by Kieran Mulvaney
In many ways, they could not be more different.
Julio Cesar Chavez Jr.
One is the scion of his nation’s most esteemed boxing family, son of the greatest pugilist ever produced in the most boxing-mad country of Mexico. He carries the hopes of his nation on his broad young shoulders. The other had never even laced up a pair of gloves until his 20th birthday. He left his country for another, and then departed that adopted land for a third.
The paths that Julio Cesar Chavez Jr. and Sergio Martinez have taken are far apart indeed. But those paths have led each man to a slice of the middleweight championship, and they converge in Las Vegas on Saturday, when Chavez and Martinez will battle for supremacy at the Thomas & Mack Center. Here’s a brief map of the contrasting journeys that have led the two men to this Saturday’s HBO pay-per-view main event:
Born: February 16, 1986
Turned professional: September 26, 2003 (age 17)
When Chavez stepped into the ring against Oisin Fagan at the MGM Grand in Las Vegas in February 2004, he had been a professional boxer for five months, during which time he had compiled a 4-0 record. He had just turned 18, but the consensus reaction ringside questioned the authenticity of that claim; he looked, everyone exclaimed, as if he were a lot younger.
The fresh-faced man-child nonetheless beat up the adult Fagan and set out on a career that, on one level, seemed preordained and yet was strewn with brickbats. His father, Julio Cesar Chavez, is the most decorated and celebrated boxer in the history of Mexico. And critics soon derided the son for being a manufactured phenomenon with a famous name.
Chavez Jr.’s promoters pointed out that prior to turning professional, he had had zero amateur experience; they made no bones about the fact that they had every intention of matching him carefully and building him up slowly. But because of his name and parentage, that slow-but-steady matchmaking took place on pay-per-view cards. Chavez Jr. was a star and a draw long before he was a fully-formed boxer.
Yet, over the last couple of years, a transformation has steadily taken place, inside the ropes and in public perception. Especially since hooking up with trainer Freddie Roach, Chavez has shown technical improvements. He has also shown a genuine fighter’s heart, engaging in tough brawls with experienced opponents such as Marco Antonio Rubio and Andy Lee. The crown prince is now being taken more seriously as a legitimate middleweight contender, and a fight that not long ago would have been viewed as a mismatch is increasingly regarded as pick-‘em affair.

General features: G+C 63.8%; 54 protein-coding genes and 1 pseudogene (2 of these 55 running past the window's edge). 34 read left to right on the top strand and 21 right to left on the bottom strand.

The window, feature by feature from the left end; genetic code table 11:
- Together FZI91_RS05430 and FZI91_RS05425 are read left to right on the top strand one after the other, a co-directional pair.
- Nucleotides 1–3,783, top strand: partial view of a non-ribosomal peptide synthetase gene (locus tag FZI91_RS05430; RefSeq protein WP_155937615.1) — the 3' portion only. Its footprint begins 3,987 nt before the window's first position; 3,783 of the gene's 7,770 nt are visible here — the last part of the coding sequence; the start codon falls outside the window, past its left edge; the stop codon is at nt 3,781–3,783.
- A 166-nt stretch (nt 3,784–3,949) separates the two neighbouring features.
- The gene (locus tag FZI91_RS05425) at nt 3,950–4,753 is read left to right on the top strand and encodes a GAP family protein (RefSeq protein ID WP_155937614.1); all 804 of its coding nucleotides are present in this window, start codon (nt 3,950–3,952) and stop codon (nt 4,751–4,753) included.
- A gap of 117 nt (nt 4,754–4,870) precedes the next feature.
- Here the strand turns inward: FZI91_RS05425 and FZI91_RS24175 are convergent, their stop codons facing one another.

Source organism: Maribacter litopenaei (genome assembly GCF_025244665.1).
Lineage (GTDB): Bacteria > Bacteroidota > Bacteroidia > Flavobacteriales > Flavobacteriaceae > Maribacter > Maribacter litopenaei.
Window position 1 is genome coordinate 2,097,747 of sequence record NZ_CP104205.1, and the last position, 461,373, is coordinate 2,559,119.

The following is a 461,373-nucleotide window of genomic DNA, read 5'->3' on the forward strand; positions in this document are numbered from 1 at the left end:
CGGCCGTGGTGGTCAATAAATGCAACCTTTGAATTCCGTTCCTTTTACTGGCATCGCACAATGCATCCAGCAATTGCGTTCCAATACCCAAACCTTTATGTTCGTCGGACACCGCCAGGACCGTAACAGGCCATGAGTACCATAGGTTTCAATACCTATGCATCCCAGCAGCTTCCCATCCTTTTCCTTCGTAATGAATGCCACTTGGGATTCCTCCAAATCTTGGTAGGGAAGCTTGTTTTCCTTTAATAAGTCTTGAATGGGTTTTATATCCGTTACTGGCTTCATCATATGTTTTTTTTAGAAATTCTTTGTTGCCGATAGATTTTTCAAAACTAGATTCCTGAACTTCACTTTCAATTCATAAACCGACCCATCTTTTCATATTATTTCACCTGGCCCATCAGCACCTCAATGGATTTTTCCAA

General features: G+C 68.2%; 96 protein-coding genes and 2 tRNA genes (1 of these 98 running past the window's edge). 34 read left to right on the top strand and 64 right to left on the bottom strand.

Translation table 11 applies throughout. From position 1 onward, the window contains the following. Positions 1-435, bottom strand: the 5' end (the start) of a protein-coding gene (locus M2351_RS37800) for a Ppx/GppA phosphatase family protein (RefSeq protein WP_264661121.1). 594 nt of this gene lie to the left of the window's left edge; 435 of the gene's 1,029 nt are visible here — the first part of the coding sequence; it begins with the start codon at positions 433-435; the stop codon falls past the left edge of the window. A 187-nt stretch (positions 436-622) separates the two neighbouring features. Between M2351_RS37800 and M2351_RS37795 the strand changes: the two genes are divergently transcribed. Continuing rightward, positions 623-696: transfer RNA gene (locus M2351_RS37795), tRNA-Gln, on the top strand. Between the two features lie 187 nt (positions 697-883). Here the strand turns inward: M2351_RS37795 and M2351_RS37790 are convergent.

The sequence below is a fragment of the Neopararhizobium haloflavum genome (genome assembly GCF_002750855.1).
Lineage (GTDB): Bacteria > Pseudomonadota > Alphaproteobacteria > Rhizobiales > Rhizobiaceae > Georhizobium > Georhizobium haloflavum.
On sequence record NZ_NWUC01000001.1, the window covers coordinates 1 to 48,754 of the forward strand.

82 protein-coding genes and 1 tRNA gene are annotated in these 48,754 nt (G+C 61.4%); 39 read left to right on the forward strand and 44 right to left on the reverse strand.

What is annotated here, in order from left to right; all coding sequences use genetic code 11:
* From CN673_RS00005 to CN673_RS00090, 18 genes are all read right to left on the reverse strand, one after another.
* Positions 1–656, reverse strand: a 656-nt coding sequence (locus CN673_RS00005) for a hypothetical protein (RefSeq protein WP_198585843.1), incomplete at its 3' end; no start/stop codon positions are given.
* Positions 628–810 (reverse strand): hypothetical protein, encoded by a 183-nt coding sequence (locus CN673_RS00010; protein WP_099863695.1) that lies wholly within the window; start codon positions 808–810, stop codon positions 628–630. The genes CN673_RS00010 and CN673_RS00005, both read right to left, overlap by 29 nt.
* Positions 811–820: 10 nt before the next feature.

Born: February 21, 1975
Turned professional: December 27, 1997 (age 22)
Martinez was born, as most people are, into anonymity. The section of Buenos Aires in which he grew up was marked by poverty and danger, and he turned to sport as a way to a better future. But initially it was into cycling and soccer that he sank his energies; not until he was 20 did he ever even walk into a boxing ring. Although, he says that within days of doing so he knew he would be a boxer. He turned professional two years later, piling up victories in his native Argentina (except for one 2000 appearance in Las Vegas, where he lost to Antonio Margarito) before decamping in 2002 for Spain. There, he continued to toil in relative obscurity until he was brought to the attention of promoter Lou DiBella, who swiftly brought him to the United States and to HBO.
Even when Martinez finally gained recognition and exposure, it seemed he couldn’t get the breaks. In 2009 he hit Kermit Cintron so hard – knocking him down for the count -- that Cintron protested the blow couldn’t possibly have been a punch and had to have been a headbutt, successfully persuading the referee that he deserved to carry on. That fight went the distance and ended level on the scorecards, prompting boxing’s many media wags to dub Martinez the man who had to knock his opponent out to get a draw.
In his next bout he had Paul Williams down and badly hurt in the first round; but the bell rang, Williams recovered, and Martinez dropped a close decision -- in which one judge, incredibly, gave Williams 11 of the 12 rounds. Since then, however, it’s all come together for Martinez, with a middleweight title victory over Kelly Pavlik and four stoppage defenses – although even then, it hasn’t been plain sailing, with the WBC stripping him of the middleweight title that now finds itself wrapped around the waist of Chavez.
Two different paths to the top of the mountain, two different journeys that are still not quite complete. Chavez has the popularity but has yet to gain full acceptance of the boxing cognoscenti. Martinez has hardcore recognition, but not yet public fame. Each has what the other wants. Each plans to take it from the other on Saturday.
Julio Cesar Chavez Jr.